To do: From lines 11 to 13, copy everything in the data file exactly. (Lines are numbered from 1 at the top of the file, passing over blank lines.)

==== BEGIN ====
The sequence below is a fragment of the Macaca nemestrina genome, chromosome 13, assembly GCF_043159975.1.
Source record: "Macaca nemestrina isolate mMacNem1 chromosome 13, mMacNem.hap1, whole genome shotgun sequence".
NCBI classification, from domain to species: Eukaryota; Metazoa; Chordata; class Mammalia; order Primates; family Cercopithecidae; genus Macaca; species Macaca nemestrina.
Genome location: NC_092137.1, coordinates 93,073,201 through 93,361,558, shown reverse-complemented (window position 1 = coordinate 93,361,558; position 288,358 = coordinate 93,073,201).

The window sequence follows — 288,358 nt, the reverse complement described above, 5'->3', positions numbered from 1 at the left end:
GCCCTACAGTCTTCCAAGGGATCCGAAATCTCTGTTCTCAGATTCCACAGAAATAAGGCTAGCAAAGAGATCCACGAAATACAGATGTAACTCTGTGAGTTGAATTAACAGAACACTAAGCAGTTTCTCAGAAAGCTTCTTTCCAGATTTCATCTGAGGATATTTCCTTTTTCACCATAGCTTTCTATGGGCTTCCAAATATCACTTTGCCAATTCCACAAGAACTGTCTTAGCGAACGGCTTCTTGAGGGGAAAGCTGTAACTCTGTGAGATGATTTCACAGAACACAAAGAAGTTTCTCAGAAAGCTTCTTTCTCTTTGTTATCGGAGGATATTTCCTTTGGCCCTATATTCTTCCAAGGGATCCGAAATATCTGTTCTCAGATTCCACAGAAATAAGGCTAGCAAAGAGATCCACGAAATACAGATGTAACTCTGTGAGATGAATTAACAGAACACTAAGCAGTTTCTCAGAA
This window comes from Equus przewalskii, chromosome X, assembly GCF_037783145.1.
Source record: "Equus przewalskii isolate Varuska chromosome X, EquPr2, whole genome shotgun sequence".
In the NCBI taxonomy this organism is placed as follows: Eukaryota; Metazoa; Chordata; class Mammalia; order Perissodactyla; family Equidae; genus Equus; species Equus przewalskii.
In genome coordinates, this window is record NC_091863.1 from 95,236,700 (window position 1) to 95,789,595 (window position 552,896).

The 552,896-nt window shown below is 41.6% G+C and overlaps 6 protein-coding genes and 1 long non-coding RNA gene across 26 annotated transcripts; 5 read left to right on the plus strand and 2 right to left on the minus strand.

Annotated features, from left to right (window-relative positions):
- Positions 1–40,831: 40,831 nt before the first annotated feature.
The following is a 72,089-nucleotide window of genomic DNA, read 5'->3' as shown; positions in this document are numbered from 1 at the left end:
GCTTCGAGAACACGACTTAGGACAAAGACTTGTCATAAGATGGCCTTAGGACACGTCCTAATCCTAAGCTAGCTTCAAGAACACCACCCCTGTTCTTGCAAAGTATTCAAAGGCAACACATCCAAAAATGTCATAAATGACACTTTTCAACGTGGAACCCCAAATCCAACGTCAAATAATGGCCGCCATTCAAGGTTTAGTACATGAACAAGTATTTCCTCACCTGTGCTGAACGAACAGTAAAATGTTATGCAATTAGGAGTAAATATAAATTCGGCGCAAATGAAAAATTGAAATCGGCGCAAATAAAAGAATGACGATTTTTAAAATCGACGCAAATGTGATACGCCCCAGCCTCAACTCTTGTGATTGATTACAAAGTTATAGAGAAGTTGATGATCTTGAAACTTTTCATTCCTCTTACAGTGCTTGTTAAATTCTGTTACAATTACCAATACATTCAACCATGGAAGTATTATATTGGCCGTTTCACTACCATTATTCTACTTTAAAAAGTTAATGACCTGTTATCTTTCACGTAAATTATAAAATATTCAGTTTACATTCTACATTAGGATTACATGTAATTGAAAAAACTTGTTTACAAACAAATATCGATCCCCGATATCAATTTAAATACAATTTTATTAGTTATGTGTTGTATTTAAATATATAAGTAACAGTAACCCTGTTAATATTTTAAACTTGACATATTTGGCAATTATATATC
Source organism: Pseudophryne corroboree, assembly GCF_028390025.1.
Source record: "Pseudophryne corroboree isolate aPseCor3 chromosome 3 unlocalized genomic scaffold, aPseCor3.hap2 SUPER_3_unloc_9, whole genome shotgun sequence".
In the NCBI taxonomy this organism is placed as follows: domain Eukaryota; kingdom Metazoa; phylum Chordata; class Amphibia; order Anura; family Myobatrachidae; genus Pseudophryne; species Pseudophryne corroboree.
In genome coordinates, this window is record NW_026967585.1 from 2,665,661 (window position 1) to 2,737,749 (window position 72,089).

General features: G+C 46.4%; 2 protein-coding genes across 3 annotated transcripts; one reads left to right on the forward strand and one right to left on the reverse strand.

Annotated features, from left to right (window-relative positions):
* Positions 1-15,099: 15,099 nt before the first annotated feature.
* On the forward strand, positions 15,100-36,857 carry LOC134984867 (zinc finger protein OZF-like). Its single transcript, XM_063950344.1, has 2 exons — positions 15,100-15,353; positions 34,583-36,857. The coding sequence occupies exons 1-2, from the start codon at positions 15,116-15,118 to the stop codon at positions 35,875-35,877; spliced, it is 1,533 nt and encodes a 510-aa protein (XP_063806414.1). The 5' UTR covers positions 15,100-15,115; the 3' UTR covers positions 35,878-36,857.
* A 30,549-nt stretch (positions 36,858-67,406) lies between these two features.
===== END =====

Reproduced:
The 552,896-nt window shown below is 41.6% G+C and overlaps 6 protein-coding genes and 1 long non-coding RNA gene across 26 annotated transcripts; 5 read left to right on the plus strand and 2 right to left on the minus strand.

Annotated features, from left to right (window-relative positions):
- Positions 1–40,831: 40,831 nt before the first annotated feature.